“Ew. Mom.”

She shrugged. “I may be old, but I’m not blind.”

I ignored that as I climbed the stairs, and it wasn’t until much later, when I was lying in my bed clutching the stupid bear to my chest as I stared at the closed window, that the thought from earlier—the one about the tree and roof—popped back into my head.

There was a reason why I knew anyone could climb that tree and make the jump to the roof. After all, it had been done so many times in the past that I’d lost count.

When I was younger and it was way past our bedtime but we wanted to hang out, Jensen would sneak out of his house and scale the tree like a little monkey. He’d land on the roof and shuffle right up to my window.

He’d taught me how to do it.

He’d also taught Gavin.

And he’d taught Penn.


“I don’t know about this,” Penn called out. His thin arms were practically glued to the trunk of the tree that was at least five sizes wider than him. “I don’t think that limb is strong enough.”

Gavin groaned from where he stood at my bedroom window. “Dude, Jensen and I both just walked on it and we’re bigger than you.”


“Everyone is bigger than me,” Penn shot back. “But that doesn’t mean it won’t break.”

I poked my head out the window. “The tree’s been there longer than this house. It’s not going to break.”

“How do you know it’s been here longer than the house?” he challenged. “Did you count the tree’s whorls?”

“The what?” replied Gavin, his forehead wrinkling.

Penn shook his head. “The whorls on the tree trunk. Counting them will tell you how old a tree is.”

“Who knows that?” he retorted. “No wonder you get picked on, dude. Seriously.”

I smacked Gavin’s arm even though Penn appeared largely unfazed by the comment. Behind us, my bedsprings creaked. I glanced over my shoulder. Jensen was standing, all long limbs and hair.

“I know what whorls are,” Jensen said, crossing my bedroom and joining Gavin on the other side. He waved at Penn. “Do exactly what I showed you. It worked for Gavin.”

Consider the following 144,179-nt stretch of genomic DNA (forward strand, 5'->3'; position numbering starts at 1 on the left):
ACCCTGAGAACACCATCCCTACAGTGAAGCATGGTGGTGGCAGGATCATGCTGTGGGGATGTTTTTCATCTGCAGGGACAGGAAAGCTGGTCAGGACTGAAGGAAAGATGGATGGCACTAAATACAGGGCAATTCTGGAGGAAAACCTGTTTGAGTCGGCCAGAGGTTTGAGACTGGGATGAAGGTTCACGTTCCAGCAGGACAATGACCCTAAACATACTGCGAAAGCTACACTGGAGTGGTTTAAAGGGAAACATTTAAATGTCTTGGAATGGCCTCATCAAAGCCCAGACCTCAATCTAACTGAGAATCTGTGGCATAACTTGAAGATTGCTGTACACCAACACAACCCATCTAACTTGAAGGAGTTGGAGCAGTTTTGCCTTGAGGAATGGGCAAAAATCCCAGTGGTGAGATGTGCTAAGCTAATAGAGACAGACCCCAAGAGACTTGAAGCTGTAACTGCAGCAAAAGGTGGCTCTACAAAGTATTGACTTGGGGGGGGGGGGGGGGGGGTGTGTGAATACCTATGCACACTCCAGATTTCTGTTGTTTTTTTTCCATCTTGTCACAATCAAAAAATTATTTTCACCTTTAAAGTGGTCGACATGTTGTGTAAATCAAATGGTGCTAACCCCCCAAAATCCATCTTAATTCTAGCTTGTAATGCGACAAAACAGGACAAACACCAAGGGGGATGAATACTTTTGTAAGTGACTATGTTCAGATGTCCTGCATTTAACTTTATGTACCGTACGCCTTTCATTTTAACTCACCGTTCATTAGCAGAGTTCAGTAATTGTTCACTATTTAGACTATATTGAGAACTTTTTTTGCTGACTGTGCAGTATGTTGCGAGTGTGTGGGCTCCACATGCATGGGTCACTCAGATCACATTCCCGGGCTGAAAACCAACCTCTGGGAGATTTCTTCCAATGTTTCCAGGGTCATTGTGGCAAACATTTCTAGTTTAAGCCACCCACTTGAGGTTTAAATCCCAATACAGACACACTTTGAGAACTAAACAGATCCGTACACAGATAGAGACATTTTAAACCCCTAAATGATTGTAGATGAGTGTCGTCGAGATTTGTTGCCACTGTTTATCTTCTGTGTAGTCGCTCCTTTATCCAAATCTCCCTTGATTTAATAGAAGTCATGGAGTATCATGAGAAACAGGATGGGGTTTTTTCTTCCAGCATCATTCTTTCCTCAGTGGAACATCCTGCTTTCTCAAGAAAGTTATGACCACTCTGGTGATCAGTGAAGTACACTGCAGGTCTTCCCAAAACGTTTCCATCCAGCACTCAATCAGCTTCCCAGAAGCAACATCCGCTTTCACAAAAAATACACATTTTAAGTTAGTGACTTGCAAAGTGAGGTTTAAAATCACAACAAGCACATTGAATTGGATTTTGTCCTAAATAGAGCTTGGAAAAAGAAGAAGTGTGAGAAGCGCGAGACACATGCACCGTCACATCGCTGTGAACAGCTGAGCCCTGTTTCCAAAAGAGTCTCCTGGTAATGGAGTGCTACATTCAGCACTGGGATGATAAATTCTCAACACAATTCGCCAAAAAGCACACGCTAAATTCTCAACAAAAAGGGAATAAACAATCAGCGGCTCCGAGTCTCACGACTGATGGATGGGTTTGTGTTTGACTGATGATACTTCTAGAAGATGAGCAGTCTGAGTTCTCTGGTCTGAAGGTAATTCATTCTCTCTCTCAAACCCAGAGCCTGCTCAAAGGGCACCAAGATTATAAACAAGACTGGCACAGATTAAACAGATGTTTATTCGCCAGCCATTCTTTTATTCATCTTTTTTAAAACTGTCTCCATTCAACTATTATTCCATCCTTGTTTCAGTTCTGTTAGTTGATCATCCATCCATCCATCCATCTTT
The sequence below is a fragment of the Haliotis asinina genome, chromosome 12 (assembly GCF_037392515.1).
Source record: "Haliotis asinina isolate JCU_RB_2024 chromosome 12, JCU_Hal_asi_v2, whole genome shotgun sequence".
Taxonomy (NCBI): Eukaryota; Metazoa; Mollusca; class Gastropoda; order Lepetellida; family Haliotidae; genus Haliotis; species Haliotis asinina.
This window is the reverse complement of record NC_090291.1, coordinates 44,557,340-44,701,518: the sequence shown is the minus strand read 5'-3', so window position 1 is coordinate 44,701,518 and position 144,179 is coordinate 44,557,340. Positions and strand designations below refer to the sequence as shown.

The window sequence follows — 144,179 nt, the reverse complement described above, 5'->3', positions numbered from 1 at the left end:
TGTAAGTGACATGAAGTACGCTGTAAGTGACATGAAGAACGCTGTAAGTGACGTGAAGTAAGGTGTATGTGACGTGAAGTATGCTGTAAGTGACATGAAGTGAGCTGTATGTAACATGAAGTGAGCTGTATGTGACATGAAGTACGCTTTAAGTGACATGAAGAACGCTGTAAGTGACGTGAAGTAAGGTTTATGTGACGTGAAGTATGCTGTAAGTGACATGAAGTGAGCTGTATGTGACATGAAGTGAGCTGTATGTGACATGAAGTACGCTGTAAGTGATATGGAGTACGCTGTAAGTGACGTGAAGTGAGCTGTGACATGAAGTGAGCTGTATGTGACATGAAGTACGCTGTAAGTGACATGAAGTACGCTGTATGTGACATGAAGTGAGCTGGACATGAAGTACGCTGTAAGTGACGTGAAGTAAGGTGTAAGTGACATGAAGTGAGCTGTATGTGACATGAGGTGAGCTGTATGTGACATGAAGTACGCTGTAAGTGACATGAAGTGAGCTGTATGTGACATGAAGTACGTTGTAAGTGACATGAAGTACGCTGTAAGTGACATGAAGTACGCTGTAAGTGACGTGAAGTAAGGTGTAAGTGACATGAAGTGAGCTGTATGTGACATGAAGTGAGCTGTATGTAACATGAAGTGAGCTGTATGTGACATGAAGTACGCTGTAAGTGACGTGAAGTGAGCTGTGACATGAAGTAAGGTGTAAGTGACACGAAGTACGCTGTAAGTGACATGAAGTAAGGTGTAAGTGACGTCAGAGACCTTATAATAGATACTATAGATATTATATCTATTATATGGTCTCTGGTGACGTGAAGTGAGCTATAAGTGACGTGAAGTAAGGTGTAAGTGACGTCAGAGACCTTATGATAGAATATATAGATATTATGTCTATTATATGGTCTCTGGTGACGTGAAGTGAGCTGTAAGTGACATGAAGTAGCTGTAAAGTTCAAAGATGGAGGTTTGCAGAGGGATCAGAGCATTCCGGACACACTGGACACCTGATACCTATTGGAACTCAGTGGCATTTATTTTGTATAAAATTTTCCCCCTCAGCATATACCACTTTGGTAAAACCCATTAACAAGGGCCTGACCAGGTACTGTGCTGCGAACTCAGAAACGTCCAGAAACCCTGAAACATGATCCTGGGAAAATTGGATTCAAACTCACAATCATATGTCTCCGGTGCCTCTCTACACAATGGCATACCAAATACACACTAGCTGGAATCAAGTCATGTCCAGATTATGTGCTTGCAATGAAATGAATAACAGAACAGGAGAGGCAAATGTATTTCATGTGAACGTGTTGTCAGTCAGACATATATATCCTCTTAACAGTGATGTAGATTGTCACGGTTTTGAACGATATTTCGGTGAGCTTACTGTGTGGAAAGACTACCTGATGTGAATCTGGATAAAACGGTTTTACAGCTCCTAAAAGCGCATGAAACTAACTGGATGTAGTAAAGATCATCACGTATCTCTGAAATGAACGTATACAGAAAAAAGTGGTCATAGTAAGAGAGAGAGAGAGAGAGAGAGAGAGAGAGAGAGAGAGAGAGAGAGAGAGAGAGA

Penn glanced down.

“Don’t do that,” Jensen ordered. “Don’t look at the ground. Look at us.” When Penn lifted his gaze, Jensen nodded. “Just pretend . . . I don’t know, that you’re walking to your telescope or something.”

“I wouldn’t put my telescope on a branch or a roof.”

I smiled.

Gavin sighed. “Look, I’ll come out on the roof.” He reached up, gripping the top of the window as he put a knee on the windowsill. The moment his head hit the sun, his hair turned a burnt reddish color. “Does that make you feel better?”

“No! I don’t trust you!”

Gavin froze.

“I mean, if I fall, you aren’t going to be able to stop me,” Penn added. “You’re not much bigger than me.”

“Geez. Thanks.” Gavin glanced back at us. His eyes were wide and the center of his cheeks pink. “Did you guys hear that?”

I smashed my hand over my mouth to stop from giggling.

Jensen grinned at me before he shouldered Gavin out of the way. He placed one hand on the windowsill and hopped up, agile like the neighbor’s cat. He dipped through the window and then straightened once he was on the shingled roof.

Biting my lip, I watched Jensen tread carefully toward the edge of the roof, where the thickest branches met the gutters. “I really hope my mom doesn’t come home soon. If she looks up and sees Jensen and Penn, she’ll die.”

Gavin nodded. “You’re going to be in so much trouble.”

“It’s all Jensen’s fault,” I reasoned. “He started this.”

Jensen looked over his shoulder. “I can hear you two.”

I crossed my eyes and stuck out my tongue.

He laughed as he turned back to where Penn was still clinging to the tree. Extending an arm, he wiggled his fingers. “Come on, Penn. You can do this. I know you can.”